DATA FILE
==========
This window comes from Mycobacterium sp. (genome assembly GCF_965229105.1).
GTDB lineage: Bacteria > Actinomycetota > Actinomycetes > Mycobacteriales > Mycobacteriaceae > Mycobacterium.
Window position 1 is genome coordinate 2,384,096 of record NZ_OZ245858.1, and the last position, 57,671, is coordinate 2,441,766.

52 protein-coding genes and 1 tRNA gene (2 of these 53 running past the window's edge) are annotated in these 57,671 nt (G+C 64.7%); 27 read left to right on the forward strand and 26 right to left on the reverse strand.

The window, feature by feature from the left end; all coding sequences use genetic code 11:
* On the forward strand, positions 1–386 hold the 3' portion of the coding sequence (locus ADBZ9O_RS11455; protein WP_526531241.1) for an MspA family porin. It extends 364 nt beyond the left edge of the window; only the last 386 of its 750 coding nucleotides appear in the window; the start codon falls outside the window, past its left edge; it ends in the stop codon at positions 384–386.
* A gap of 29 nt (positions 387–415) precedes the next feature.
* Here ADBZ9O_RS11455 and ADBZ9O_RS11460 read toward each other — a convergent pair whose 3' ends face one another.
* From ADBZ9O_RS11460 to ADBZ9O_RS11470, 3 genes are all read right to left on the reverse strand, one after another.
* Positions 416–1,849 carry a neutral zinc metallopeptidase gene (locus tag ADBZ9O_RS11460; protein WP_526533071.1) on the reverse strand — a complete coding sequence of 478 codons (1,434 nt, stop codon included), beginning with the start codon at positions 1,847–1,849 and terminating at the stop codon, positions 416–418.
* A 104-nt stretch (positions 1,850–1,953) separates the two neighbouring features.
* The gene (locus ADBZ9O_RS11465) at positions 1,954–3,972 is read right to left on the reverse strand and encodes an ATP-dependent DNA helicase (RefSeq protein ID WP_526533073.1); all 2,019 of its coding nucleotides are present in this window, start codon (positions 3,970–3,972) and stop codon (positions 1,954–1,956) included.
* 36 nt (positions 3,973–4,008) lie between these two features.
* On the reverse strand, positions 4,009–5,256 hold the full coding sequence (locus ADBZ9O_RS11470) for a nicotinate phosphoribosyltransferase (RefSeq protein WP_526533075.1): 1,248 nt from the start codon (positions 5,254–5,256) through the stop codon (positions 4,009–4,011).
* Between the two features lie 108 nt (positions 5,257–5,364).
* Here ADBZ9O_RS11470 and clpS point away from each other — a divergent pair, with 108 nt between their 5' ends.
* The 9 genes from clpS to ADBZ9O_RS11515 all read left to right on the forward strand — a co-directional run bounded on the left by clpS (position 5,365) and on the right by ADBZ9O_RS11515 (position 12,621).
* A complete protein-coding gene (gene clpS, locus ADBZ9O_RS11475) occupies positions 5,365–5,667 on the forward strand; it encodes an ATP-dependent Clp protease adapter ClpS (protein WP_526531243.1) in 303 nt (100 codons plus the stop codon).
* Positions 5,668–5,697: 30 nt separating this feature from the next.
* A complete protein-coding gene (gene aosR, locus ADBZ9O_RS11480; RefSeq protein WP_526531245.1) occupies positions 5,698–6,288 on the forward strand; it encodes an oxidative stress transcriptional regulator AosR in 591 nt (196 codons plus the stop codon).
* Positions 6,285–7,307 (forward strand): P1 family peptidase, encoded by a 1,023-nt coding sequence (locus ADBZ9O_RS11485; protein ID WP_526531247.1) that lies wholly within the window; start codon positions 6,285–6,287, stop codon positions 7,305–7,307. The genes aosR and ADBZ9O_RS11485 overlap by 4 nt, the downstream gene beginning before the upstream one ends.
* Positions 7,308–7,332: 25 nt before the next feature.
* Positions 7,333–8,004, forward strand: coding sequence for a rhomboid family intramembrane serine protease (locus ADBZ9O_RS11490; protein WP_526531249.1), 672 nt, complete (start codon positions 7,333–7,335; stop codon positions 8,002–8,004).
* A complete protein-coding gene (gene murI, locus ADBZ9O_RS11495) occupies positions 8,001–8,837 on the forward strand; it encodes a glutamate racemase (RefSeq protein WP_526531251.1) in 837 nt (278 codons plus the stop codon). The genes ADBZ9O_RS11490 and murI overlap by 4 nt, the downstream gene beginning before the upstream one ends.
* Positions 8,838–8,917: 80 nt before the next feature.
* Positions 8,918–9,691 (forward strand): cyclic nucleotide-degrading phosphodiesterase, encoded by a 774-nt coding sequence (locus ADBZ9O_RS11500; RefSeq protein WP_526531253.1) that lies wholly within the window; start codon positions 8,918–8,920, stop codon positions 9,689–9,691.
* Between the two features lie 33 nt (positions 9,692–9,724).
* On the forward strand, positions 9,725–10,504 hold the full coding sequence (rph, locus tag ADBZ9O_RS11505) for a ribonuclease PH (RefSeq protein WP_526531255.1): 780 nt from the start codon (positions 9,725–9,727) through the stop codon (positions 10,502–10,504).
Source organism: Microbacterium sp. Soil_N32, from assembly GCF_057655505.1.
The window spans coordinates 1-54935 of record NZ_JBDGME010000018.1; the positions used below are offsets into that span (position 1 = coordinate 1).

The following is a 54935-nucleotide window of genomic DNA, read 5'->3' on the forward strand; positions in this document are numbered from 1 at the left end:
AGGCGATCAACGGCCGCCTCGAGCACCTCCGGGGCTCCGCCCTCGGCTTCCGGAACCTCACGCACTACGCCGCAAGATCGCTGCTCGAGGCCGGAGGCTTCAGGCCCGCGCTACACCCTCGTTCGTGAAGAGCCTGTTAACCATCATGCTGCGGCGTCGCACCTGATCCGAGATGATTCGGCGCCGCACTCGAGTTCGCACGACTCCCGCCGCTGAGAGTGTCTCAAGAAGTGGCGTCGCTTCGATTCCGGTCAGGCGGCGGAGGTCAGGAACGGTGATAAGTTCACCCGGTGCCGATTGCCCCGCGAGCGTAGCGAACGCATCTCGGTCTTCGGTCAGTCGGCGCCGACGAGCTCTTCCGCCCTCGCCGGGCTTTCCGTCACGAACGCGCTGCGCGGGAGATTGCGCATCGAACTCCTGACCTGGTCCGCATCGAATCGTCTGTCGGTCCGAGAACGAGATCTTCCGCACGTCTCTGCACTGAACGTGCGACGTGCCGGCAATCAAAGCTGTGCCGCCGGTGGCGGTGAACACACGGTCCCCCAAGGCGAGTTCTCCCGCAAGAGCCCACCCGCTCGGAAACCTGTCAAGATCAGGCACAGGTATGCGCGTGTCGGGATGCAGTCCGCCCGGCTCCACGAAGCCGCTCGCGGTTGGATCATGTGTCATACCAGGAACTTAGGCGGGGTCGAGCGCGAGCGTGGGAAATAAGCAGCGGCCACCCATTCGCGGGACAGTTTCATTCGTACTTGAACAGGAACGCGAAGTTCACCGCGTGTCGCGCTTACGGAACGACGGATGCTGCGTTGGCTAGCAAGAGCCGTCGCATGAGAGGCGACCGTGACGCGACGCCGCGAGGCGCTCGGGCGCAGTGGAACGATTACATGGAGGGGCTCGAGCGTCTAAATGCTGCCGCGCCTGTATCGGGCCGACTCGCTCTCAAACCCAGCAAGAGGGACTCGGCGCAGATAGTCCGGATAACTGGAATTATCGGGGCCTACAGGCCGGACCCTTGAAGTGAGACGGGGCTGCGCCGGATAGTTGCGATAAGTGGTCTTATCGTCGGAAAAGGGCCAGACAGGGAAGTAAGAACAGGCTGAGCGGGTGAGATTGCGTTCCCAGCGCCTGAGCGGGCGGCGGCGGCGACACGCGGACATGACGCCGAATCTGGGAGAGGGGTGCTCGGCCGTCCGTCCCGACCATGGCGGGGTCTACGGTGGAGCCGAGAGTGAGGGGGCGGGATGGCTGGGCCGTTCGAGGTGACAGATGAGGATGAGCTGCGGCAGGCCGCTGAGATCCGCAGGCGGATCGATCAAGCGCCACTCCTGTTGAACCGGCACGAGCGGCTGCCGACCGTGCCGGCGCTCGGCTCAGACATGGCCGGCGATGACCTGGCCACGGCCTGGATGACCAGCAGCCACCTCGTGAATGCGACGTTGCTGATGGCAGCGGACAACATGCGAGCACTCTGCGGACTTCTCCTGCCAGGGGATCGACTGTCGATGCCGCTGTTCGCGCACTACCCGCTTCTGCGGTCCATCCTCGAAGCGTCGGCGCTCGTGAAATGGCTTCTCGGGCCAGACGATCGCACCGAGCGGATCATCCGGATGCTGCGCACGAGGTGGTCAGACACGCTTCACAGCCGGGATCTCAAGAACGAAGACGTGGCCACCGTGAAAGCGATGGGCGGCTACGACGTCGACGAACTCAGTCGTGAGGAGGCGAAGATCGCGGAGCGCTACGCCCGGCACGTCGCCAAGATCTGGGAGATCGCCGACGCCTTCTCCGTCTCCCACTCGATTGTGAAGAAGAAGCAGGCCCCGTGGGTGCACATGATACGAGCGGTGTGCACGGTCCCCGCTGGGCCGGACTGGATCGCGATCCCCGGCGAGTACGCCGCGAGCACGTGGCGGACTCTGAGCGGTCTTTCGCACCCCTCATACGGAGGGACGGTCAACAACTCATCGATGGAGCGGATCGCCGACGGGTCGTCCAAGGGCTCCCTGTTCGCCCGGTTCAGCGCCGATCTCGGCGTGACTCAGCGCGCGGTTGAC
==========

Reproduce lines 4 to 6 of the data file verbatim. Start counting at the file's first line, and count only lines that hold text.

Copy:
52 protein-coding genes and 1 tRNA gene (2 of these 53 running past the window's edge) are annotated in these 57,671 nt (G+C 64.7%); 27 read left to right on the forward strand and 26 right to left on the reverse strand.

The window, feature by feature from the left end; all coding sequences use genetic code 11:
* On the forward strand, positions 1–386 hold the 3' portion of the coding sequence (locus ADBZ9O_RS11455; protein WP_526531241.1) for an MspA family porin. It extends 364 nt beyond the left edge of the window; only the last 386 of its 750 coding nucleotides appear in the window; the start codon falls outside the window, past its left edge; it ends in the stop codon at positions 384–386.